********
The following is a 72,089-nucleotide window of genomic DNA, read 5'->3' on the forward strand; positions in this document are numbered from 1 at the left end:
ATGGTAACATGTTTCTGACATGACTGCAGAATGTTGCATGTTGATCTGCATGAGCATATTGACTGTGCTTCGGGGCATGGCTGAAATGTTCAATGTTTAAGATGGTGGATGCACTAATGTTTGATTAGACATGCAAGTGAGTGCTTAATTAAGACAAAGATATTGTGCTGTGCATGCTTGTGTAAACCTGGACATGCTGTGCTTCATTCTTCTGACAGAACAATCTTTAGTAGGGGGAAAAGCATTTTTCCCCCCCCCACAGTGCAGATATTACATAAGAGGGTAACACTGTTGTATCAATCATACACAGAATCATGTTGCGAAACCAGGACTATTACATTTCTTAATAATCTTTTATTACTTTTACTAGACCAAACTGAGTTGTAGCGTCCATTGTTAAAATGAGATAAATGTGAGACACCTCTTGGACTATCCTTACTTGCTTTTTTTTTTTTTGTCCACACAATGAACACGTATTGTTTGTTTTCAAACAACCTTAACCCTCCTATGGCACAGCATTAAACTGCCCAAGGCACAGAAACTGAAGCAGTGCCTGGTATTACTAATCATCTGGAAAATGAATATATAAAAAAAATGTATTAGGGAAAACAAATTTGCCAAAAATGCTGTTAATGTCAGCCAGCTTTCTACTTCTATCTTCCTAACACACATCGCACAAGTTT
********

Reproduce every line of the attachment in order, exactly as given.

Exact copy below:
The following is a 72,089-nucleotide window of genomic DNA, read 5'->3' on the forward strand; positions in this document are numbered from 1 at the left end:
ATGGTAACATGTTTCTGACATGACTGCAGAATGTTGCATGTTGATCTGCATGAGCATATTGACTGTGCTTCGGGGCATGGCTGAAATGTTCAATGTTTAAGATGGTGGATGCACTAATGTTTGATTAGACATGCAAGTGAGTGCTTAATTAAGACAAAGATATTGTGCTGTGCATGCTTGTGTAAACCTGGACATGCTGTGCTTCATTCTTCTGACAGAACAATCTTTAGTAGGGGGAAAAGCATTTTTCCCCCCCCCACAGTGCAGATATTACATAAGAGGGTAACACTGTTGTATCAATCATACACAGAATCATGTTGCGAAACCAGGACTATTACATTTCTTAATAATCTTTTATTACTTTTACTAGACCAAACTGAGTTGTAGCGTCCATTGTTAAAATGAGATAAATGTGAGACACCTCTTGGACTATCCTTACTTGCTTTTTTTTTTTTTGTCCACACAATGAACACGTATTGTTTGTTTTCAAACAACCTTAACCCTCCTATGGCACAGCATTAAACTGCCCAAGGCACAGAAACTGAAGCAGTGCCTGGTATTACTAATCATCTGGAAAATGAATATATAAAAAAAATGTATTAGGGAAAACAAATTTGCCAAAAATGCTGTTAATGTCAGCCAGCTTTCTACTTCTATCTTCCTAACACACATCGCACAAGTTT